How I Un-hacked a WordPress Blog

WordPress blogs can get hacked into fairly easily if the host has software that is outdated. Another thing that can put your WordPress blog at risk is if you don’t update the site and the plugins.

A friend of mine who is an art teacher at the local high school had her site hacked. She really didn’t have a clue how to fix it. Part of her problem was the hacker somehow got into the cpanel of the website where it was hosted (on Blue Host). Since that time, Blue Host may have increased security and they did send my friend a new, more secure password.

The hacker had made the home page say “by real_Karizma” and also made it impossible to edit any posts within the WordPress dashboard. When I logged into the cpanel, I was quite relieved to find that all the files and the databases were still there. Fixing the home page back to normal was easy. I replaced the index.php file that was in the folder of the theme that was in use. Fixing that file made the site look back like it should have when viewed in a browser. What took a bit longer to figure out was why, when logging into the WordPress site and not being able to see the entire dashboard. I was seeing the dashboard the way a user might see it if they did not have the administrator role.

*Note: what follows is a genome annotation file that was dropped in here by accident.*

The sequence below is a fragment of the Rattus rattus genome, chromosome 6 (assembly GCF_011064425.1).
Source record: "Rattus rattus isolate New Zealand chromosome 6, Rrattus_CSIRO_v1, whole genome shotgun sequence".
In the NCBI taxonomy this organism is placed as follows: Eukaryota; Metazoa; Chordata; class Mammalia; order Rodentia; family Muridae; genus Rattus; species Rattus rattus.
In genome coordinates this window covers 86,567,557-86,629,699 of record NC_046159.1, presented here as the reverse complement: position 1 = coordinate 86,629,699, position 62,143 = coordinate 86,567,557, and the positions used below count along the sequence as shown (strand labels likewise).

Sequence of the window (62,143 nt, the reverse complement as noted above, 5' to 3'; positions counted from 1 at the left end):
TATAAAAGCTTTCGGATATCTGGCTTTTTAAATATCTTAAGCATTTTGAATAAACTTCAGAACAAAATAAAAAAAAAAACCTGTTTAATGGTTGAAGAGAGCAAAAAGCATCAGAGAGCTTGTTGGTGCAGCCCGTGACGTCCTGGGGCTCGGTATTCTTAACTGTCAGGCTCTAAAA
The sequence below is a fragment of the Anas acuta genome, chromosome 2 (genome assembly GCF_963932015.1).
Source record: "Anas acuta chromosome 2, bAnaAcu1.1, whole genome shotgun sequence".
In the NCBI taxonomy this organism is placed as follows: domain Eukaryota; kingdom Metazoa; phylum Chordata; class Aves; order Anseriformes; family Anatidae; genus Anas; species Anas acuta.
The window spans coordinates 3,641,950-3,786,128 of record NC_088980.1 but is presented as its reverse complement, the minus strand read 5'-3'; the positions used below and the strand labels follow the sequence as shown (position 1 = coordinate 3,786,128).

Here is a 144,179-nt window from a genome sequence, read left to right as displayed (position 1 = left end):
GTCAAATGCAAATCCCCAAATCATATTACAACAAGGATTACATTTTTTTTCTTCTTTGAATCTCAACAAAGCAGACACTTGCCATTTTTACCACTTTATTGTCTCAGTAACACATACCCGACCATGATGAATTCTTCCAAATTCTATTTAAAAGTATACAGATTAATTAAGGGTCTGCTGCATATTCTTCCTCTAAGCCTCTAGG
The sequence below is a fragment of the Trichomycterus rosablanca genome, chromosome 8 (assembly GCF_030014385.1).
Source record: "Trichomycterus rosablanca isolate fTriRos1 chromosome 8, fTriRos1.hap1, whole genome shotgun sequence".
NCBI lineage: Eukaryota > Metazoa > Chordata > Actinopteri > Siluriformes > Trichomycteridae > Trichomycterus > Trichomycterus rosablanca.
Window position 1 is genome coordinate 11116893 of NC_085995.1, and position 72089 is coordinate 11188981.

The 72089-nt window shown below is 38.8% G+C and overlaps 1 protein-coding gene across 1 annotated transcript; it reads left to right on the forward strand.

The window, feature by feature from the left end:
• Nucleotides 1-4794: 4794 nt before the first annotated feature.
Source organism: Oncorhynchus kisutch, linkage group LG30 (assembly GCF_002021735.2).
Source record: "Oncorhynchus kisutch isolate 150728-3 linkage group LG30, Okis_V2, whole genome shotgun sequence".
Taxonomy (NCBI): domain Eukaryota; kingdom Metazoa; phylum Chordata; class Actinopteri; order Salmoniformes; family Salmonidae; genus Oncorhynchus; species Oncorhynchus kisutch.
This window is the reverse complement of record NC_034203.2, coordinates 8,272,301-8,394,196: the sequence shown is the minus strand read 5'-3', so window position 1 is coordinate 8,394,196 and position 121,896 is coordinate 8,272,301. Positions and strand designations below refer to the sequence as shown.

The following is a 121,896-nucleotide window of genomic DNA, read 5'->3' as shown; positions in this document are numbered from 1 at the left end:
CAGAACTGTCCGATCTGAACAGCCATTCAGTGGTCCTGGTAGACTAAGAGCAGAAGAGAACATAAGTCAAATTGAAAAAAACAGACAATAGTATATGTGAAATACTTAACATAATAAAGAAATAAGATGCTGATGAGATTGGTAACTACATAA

I really didn’t want to take the entire site down, reinstall WordPress software and then restore the database to get all the content for the blog back on the site. My shortcut to this was to log back into the cpanel on the host and look at the database tables. (I backed up the database first using myphpadmin.)

Looking at the database tables in myphpadmin I noticed that there was data for the wp_users with the hacker’s name and email address. I deleted that user. That left the original user listed but the field code on the right side of the table had the number 2. I guessed (and it seemed to be a correct guess) that if I just changed that number 2 to a 1 that the user would have all the administrator roles assigned to them. To my delight, just changing that number in the database table fixed the problem!

The next thing to do was to update the blog to the latest WordPress version. Again, I lucked out that the plugins in use were compatible and the blog was still functioning correctly.

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I am a professional graphic designer and a huge student of Internet marketing. I will share advice about what I have learned, as well as tips for SEO for Wordpress and how to use Wordpress plugins.
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